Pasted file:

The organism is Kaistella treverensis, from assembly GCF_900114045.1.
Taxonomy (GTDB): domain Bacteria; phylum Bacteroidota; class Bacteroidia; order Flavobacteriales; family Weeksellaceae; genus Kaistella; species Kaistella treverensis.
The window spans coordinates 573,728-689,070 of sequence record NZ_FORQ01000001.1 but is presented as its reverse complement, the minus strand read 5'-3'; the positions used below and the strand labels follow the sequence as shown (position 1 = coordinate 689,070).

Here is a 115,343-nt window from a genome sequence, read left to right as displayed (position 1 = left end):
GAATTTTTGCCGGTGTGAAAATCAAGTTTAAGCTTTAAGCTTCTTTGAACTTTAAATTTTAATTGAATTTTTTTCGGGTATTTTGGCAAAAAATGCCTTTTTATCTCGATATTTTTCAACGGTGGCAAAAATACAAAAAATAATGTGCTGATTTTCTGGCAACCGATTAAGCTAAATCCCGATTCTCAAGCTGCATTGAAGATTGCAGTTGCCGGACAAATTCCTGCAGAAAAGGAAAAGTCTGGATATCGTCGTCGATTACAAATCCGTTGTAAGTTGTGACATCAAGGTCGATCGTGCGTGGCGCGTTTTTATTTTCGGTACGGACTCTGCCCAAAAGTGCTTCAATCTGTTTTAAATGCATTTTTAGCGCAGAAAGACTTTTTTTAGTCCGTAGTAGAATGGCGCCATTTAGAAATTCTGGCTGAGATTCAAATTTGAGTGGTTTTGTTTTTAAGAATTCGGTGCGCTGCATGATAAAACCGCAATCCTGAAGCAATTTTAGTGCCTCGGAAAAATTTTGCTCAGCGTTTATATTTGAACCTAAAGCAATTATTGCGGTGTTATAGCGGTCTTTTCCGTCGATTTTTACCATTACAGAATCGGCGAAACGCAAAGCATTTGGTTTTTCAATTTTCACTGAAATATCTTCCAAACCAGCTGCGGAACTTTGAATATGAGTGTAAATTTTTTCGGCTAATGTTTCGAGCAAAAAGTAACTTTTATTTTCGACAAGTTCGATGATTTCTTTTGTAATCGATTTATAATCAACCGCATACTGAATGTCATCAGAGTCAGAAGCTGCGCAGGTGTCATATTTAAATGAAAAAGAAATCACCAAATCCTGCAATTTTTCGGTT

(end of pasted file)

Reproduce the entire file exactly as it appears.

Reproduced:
The organism is Kaistella treverensis, from assembly GCF_900114045.1.
Taxonomy (GTDB): domain Bacteria; phylum Bacteroidota; class Bacteroidia; order Flavobacteriales; family Weeksellaceae; genus Kaistella; species Kaistella treverensis.
The window spans coordinates 573,728-689,070 of sequence record NZ_FORQ01000001.1 but is presented as its reverse complement, the minus strand read 5'-3'; the positions used below and the strand labels follow the sequence as shown (position 1 = coordinate 689,070).

Here is a 115,343-nt window from a genome sequence, read left to right as displayed (position 1 = left end):
GAATTTTTGCCGGTGTGAAAATCAAGTTTAAGCTTTAAGCTTCTTTGAACTTTAAATTTTAATTGAATTTTTTTCGGGTATTTTGGCAAAAAATGCCTTTTTATCTCGATATTTTTCAACGGTGGCAAAAATACAAAAAATAATGTGCTGATTTTCTGGCAACCGATTAAGCTAAATCCCGATTCTCAAGCTGCATTGAAGATTGCAGTTGCCGGACAAATTCCTGCAGAAAAGGAAAAGTCTGGATATCGTCGTCGATTACAAATCCGTTGTAAGTTGTGACATCAAGGTCGATCGTGCGTGGCGCGTTTTTATTTTCGGTACGGACTCTGCCCAAAAGTGCTTCAATCTGTTTTAAATGCATTTTTAGCGCAGAAAGACTTTTTTTAGTCCGTAGTAGAATGGCGCCATTTAGAAATTCTGGCTGAGATTCAAATTTGAGTGGTTTTGTTTTTAAGAATTCGGTGCGCTGCATGATAAAACCGCAATCCTGAAGCAATTTTAGTGCCTCGGAAAAATTTTGCTCAGCGTTTATATTTGAACCTAAAGCAATTATTGCGGTGTTATAGCGGTCTTTTCCGTCGATTTTTACCATTACAGAATCGGCGAAACGCAAAGCATTTGGTTTTTCAATTTTCACTGAAATATCTTCCAAACCAGCTGCGGAACTTTGAATATGAGTGTAAATTTTTTCGGCTAATGTTTCGAGCAAAAAGTAACTTTTATTTTCGACAAGTTCGATGATTTCTTTTGTAATCGATTTATAATCAACCGCATACTGAATGTCATCAGAGTCAGAAGCTGCGCAGGTGTCATATTTAAATGAAAAAGAAATCACCAAATCCTGCAATTTTTCGGTT